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The Arrest
On the morning of November 8, 1983, Elaine Bartlett and her boyfriend Nathan Brooks left her apartment in a Harlem housing project and rode the train to Albany. Crammed down the front of Elaine’s pants was a package of cocaine. Her friend George Deets had told her that if she brought the drugs to Albany, she would earn $2500. At the time, she was 26 years old and had four young children.

George met Elaine and Nathan at the train station, then took them to the Monte Mario Motel. Within a few hours, Elaine and Nathan were both in the custody of the state police, posing for mug shots at the police barracks. They were under arrest for selling four ounces of cocaine. (Click here to see the investigation and arrest reports.)

The Trial

Elaine and Nathan were taken to the Albany County Jail, then indicted by a grand jury. In January 1984, they went on trial together and were each convicted of an A-1 felony. Under New York State’s Rockefeller drug laws, the judge was required to give them at least 15-years-to-life.

Neither Elaine nor Nathan knew much about the Rockefeller drug laws, but Elaine tried to plead her own case at their sentencing. (Click here to read her words.) When she finished, the judge gave her 20-years-to-life. He gave Nathan 25-to-life.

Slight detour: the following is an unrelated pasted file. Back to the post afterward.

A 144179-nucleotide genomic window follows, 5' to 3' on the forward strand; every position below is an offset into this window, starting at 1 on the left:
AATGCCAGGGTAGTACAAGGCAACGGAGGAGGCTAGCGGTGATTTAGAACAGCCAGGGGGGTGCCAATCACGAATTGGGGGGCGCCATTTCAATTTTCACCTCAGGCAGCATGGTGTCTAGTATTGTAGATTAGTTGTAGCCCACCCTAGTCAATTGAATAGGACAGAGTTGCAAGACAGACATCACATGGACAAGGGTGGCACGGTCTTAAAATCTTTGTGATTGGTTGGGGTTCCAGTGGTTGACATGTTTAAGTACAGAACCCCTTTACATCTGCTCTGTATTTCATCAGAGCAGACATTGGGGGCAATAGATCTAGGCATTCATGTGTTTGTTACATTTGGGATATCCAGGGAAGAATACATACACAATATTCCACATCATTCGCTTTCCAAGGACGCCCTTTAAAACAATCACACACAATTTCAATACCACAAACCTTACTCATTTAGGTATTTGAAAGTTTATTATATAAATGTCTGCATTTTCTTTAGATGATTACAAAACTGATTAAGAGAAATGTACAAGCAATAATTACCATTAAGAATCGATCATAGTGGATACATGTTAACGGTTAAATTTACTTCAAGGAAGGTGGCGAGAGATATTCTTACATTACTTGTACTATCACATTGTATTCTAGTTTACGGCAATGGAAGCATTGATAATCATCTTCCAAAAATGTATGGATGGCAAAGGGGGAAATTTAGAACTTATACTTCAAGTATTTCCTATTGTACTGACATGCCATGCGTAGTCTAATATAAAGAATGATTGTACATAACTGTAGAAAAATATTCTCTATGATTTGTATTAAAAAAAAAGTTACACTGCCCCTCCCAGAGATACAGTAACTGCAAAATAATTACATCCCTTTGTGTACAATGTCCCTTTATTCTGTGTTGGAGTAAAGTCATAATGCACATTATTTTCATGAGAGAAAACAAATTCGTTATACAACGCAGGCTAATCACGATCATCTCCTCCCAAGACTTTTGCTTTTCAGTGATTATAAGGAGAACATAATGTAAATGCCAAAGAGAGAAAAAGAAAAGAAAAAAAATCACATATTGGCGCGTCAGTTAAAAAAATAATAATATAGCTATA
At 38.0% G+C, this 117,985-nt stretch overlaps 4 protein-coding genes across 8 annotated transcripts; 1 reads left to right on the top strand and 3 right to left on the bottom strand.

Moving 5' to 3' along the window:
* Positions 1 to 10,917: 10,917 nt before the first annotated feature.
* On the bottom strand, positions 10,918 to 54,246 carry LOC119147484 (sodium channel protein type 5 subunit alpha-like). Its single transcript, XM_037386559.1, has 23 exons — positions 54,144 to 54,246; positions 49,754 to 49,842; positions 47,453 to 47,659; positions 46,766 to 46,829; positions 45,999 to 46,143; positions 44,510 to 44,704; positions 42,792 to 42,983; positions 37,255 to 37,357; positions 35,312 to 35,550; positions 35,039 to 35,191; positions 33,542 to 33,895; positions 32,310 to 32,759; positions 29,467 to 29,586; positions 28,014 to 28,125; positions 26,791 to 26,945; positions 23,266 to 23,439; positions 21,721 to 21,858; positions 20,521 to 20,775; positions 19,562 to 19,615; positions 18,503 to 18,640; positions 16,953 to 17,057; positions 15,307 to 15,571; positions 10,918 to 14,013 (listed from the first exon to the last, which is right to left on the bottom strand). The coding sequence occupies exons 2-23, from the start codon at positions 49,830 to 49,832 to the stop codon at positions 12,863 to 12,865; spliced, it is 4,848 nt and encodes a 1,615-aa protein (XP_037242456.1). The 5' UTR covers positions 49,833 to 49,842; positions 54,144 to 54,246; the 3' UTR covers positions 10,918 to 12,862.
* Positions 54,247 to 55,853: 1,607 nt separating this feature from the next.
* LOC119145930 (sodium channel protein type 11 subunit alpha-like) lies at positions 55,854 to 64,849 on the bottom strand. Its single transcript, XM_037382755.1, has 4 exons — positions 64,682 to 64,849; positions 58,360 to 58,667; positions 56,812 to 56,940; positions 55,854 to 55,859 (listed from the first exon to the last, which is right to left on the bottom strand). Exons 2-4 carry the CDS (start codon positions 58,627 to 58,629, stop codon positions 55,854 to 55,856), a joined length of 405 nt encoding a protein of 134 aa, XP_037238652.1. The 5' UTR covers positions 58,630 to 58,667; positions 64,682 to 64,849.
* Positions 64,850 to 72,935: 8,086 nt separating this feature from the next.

Life on the Inside
On March 5, 1984, Elaine arrived at Bedford Hills, the state’s only maximum-security prison for women. (Read her receiving blotter.) Over the next years, she was regularly evaluated by the prison’s counselors, who were required to fill out “assessment summaries” measuring her “custodial adjustment” and “program involvement.”

The only way Elaine could get out of prison early was to get clemency. She applied and was invited to appear before the parole board in December 1999. Two board members interviewed her and also reviewed her “inmate status report.”

Governor George Pataki granted Elaine’s request for clemency two days before Christmas in 1999. She was released from Bedford Hills on January 26, 2000. By then, she had been a prisoner for more than sixteen years.

Life on the Outside
Once she left prison, Elaine was not completely free. To get out of prison, she’d had to sign a “Certificate of Release to Parole Supervision.” Now she had to follow all of the rules listed on this form, or else risk returning to prison once again.